Within their own division, women have reached new heights, received accolades for outstanding physical performance and endurance, and have proven themselves to be as capable of athletic excellence as men. In spite of women's collective fight to be recognized as equals to their male counterparts, female athletes must now prove their womanhood in order to compete alongside their own gender.
That has been the reality for Caster Semenya, a South African Olympic champion, who has been at the center of the latest gender discrimination debate across the world. After crushing her competition in the women's 800-meter dash in 2016, Semenya was subjected to scrutiny from her peers based upon her physical appearance, calling her gender into question. Despite setting a new national record for South Africa and attaining the title of fifth fastest woman in Olympic history, Semenya's success was quickly brushed aside as she became a spectacle for all the wrong reasons.
Semenya's gender became a hot topic among reporters as the Olympic champion was subjected to sex testing by the International Association of Athletics Federations (IAAF). According to Ruth Padawer from the New York Times, Semenya was forced to undergo relentless examination by gender experts to determine whether or not she was woman enough to compete as one. While the IAAF has never released the results of their testing, that did not stop the media from making irreverent speculations about the athlete's gender.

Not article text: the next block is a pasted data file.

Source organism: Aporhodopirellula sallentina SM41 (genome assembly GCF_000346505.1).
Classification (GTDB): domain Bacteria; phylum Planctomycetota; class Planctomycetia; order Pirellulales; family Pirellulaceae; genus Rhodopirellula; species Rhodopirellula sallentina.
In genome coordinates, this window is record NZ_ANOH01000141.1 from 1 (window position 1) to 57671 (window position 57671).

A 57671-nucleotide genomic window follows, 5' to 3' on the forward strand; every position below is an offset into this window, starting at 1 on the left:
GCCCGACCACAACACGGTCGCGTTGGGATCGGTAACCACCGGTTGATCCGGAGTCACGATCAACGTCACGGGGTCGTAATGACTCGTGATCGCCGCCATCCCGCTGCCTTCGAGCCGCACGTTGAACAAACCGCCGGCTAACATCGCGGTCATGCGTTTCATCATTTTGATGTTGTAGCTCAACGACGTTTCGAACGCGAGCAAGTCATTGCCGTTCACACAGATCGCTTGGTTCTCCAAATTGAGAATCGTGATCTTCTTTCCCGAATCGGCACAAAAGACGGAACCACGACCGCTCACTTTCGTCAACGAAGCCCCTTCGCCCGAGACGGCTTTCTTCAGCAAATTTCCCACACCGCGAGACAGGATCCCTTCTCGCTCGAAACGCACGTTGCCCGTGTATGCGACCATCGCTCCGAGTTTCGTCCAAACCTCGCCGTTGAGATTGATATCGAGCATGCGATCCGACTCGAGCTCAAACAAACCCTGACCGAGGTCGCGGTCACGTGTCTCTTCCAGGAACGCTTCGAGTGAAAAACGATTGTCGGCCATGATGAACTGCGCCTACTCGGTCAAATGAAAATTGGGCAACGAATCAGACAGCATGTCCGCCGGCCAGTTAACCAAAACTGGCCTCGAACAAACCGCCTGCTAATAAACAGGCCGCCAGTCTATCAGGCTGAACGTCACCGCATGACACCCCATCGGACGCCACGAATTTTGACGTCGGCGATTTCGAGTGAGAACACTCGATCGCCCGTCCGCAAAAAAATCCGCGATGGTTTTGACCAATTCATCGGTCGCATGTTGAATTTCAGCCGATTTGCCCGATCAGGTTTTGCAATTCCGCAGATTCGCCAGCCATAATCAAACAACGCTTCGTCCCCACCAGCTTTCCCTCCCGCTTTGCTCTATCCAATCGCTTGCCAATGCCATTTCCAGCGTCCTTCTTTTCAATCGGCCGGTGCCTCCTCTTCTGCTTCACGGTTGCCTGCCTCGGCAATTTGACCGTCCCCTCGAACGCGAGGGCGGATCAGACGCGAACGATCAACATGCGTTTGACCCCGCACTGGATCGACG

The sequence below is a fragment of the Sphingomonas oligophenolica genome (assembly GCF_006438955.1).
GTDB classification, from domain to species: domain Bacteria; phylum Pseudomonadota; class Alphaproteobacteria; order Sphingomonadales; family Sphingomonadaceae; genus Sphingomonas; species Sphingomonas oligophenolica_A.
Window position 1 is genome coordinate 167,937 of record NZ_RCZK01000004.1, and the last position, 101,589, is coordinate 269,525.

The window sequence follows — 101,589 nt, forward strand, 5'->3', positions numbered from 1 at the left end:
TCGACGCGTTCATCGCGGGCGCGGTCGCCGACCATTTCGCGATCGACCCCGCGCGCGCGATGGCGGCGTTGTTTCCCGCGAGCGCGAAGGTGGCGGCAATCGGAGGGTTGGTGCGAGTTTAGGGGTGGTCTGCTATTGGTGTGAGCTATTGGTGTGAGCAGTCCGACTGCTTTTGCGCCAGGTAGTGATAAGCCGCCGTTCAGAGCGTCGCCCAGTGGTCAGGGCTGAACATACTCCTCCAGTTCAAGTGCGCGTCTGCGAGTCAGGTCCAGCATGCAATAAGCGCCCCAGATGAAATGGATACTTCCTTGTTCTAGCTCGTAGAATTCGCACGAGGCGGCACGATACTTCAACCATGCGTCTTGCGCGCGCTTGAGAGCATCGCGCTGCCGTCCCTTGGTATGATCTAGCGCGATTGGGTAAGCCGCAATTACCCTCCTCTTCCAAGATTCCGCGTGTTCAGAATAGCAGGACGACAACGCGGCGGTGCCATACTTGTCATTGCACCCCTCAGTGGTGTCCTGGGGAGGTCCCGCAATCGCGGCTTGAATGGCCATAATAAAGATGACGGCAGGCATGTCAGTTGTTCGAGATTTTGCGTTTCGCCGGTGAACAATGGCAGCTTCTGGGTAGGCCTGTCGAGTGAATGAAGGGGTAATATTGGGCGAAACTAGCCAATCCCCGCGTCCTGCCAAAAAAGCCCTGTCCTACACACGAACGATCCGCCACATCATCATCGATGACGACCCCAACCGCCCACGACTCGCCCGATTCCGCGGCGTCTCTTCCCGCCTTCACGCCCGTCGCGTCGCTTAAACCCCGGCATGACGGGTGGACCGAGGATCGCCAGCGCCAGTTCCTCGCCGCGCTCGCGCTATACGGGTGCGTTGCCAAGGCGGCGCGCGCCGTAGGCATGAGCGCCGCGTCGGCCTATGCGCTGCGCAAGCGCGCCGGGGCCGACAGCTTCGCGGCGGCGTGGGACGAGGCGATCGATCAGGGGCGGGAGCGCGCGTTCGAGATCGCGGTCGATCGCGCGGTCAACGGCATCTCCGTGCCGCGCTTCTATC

Moments after winning the Berlin World Athletics Championship in 2009, Semenya was faced with immediate backlash from fellow runners. Elisa Cusma who suffered a whopping defeat after finishing in sixth place, felt as though Semenya was too masculine to compete in a women's race. Cusma stated, "These kind of people should not run with us. For me, she is not a woman. She's a man." While her statement proved insensitive enough, her perspective was acknowledged and appeared to be a mutually belief among the other white female competitors.
Fast forward to 2018, the IAAF issued new Eligibility Regulations for Female Classification (Athlete with Differences of Sexual Development) that apply to events from 400m to the mile, including 400m hurdles races, 800m, and 1500m. The regulations created by the IAAF state that an athlete must be recognized at law as either female or intersex, she must reduce her testosterone level to below 5 nmol/L continuously for the duration of six months, and she must maintain her testosterone levels to remain below 5 nmol/L during and after competing so long as she wishes to be eligible to compete in any future events. It is believed that these new rules have been put into effect to specifically target Semenya given her history of being the most recent athlete to face this sort of discrimination.